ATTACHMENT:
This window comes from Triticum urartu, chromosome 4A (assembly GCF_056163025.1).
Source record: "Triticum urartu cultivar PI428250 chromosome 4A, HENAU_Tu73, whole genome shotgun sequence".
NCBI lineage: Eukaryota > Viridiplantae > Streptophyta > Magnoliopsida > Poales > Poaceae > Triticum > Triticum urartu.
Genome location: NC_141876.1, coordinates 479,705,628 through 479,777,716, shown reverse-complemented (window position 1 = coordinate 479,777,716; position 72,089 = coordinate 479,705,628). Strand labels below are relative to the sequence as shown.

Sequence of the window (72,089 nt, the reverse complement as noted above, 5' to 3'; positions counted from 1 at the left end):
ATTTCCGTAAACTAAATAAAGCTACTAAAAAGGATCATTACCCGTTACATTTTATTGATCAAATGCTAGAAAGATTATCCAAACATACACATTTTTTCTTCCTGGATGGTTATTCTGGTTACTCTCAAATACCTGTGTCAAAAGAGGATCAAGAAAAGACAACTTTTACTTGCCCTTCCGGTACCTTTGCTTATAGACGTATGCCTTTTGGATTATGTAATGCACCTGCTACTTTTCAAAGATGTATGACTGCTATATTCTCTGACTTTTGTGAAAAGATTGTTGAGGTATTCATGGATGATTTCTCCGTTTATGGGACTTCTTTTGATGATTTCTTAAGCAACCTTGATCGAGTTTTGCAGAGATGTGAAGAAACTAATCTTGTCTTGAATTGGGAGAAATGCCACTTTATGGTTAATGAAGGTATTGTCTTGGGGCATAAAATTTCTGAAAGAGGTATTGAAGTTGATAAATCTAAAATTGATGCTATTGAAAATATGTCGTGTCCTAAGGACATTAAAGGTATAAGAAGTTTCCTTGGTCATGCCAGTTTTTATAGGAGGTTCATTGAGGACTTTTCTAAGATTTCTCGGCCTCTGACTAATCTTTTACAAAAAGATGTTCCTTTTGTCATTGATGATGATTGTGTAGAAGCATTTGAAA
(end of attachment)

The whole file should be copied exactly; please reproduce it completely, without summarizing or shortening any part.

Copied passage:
This window comes from Triticum urartu, chromosome 4A (assembly GCF_056163025.1).
Source record: "Triticum urartu cultivar PI428250 chromosome 4A, HENAU_Tu73, whole genome shotgun sequence".
NCBI lineage: Eukaryota > Viridiplantae > Streptophyta > Magnoliopsida > Poales > Poaceae > Triticum > Triticum urartu.
Genome location: NC_141876.1, coordinates 479,705,628 through 479,777,716, shown reverse-complemented (window position 1 = coordinate 479,777,716; position 72,089 = coordinate 479,705,628). Strand labels below are relative to the sequence as shown.

Sequence of the window (72,089 nt, the reverse complement as noted above, 5' to 3'; positions counted from 1 at the left end):
ATTTCCGTAAACTAAATAAAGCTACTAAAAAGGATCATTACCCGTTACATTTTATTGATCAAATGCTAGAAAGATTATCCAAACATACACATTTTTTCTTCCTGGATGGTTATTCTGGTTACTCTCAAATACCTGTGTCAAAAGAGGATCAAGAAAAGACAACTTTTACTTGCCCTTCCGGTACCTTTGCTTATAGACGTATGCCTTTTGGATTATGTAATGCACCTGCTACTTTTCAAAGATGTATGACTGCTATATTCTCTGACTTTTGTGAAAAGATTGTTGAGGTATTCATGGATGATTTCTCCGTTTATGGGACTTCTTTTGATGATTTCTTAAGCAACCTTGATCGAGTTTTGCAGAGATGTGAAGAAACTAATCTTGTCTTGAATTGGGAGAAATGCCACTTTATGGTTAATGAAGGTATTGTCTTGGGGCATAAAATTTCTGAAAGAGGTATTGAAGTTGATAAATCTAAAATTGATGCTATTGAAAATATGTCGTGTCCTAAGGACATTAAAGGTATAAGAAGTTTCCTTGGTCATGCCAGTTTTTATAGGAGGTTCATTGAGGACTTTTCTAAGATTTCTCGGCCTCTGACTAATCTTTTACAAAAAGATGTTCCTTTTGTCATTGATGATGATTGTGTAGAAGCATTTGAAA